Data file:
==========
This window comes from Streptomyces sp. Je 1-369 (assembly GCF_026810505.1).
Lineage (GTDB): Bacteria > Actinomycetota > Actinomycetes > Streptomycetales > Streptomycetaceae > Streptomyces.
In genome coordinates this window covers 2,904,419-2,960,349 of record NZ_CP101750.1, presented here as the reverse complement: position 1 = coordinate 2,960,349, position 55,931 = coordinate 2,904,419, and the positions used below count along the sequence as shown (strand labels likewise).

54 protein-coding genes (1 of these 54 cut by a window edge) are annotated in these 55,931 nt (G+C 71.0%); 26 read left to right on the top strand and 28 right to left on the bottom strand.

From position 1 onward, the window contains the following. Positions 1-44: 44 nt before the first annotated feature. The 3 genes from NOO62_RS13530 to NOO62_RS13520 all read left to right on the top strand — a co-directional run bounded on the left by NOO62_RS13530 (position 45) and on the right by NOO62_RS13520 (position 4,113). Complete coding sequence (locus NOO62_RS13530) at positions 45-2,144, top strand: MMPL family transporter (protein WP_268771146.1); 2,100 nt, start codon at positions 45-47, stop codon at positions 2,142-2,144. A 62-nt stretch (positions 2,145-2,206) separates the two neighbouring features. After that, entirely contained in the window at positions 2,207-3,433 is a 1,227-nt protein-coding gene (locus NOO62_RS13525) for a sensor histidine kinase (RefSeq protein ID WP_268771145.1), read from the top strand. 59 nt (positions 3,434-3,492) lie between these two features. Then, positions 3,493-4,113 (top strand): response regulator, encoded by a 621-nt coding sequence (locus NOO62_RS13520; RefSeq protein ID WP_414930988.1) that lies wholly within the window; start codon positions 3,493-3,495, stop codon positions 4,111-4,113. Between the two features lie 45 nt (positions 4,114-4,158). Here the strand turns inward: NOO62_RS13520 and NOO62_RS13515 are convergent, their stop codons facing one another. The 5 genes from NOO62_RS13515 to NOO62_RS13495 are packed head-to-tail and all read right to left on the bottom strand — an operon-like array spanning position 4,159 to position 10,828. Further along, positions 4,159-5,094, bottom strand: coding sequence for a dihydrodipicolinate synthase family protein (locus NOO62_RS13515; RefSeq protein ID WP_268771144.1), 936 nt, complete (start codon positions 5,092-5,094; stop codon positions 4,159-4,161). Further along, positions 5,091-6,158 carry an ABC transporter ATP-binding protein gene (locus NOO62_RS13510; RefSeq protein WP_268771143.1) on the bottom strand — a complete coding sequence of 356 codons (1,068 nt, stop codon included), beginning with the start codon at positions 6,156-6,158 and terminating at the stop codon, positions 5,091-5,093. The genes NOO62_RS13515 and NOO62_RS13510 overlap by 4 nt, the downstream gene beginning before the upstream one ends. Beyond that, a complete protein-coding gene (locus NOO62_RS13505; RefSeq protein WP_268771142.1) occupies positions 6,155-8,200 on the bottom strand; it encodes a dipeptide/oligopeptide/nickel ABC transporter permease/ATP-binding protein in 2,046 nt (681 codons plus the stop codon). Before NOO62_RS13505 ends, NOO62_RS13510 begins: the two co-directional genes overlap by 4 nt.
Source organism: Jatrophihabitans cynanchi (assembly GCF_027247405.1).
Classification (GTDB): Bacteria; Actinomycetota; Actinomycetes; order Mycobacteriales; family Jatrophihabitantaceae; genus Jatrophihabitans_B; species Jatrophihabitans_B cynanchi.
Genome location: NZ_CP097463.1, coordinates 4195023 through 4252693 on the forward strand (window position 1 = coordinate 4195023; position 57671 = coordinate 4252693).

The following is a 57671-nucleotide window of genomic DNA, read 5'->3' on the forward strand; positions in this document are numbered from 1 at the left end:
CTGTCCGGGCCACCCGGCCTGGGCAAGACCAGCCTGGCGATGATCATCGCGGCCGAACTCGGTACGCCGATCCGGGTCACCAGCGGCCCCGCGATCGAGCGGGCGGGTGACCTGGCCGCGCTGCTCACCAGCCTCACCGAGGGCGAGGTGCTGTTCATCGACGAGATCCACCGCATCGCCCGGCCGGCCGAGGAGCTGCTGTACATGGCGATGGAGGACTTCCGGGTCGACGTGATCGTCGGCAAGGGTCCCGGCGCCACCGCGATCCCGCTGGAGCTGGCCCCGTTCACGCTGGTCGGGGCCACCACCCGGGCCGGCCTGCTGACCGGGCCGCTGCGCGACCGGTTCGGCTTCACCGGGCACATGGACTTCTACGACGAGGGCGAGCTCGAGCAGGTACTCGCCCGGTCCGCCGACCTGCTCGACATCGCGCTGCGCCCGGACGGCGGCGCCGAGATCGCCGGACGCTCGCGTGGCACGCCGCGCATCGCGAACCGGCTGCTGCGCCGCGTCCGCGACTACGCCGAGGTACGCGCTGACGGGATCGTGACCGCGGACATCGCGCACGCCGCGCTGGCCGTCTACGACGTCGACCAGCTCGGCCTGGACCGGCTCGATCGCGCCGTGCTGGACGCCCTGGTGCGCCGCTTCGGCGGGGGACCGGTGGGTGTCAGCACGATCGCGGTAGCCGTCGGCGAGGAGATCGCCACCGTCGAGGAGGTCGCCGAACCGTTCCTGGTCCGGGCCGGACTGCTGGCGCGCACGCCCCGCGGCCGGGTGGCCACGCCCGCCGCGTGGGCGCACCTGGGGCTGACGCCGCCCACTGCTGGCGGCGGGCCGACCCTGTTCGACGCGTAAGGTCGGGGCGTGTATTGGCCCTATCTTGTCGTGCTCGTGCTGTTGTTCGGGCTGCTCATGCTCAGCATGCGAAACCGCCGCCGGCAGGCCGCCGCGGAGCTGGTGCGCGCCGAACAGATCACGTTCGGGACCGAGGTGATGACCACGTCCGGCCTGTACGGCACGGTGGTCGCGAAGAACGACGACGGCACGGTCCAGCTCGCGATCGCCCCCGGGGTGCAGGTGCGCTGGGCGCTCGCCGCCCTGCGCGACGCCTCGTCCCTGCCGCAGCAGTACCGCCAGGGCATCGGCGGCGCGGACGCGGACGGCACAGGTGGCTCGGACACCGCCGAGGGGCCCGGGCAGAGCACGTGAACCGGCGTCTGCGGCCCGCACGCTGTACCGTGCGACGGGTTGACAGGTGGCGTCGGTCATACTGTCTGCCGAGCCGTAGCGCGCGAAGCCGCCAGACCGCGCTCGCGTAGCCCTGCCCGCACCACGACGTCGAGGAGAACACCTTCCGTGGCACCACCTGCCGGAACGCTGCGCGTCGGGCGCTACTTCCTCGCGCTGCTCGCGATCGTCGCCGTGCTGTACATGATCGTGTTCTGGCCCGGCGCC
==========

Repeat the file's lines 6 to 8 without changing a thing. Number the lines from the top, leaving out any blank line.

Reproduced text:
Source organism: Jatrophihabitans cynanchi (assembly GCF_027247405.1).
Classification (GTDB): Bacteria; Actinomycetota; Actinomycetes; order Mycobacteriales; family Jatrophihabitantaceae; genus Jatrophihabitans_B; species Jatrophihabitans_B cynanchi.
Genome location: NZ_CP097463.1, coordinates 4195023 through 4252693 on the forward strand (window position 1 = coordinate 4195023; position 57671 = coordinate 4252693).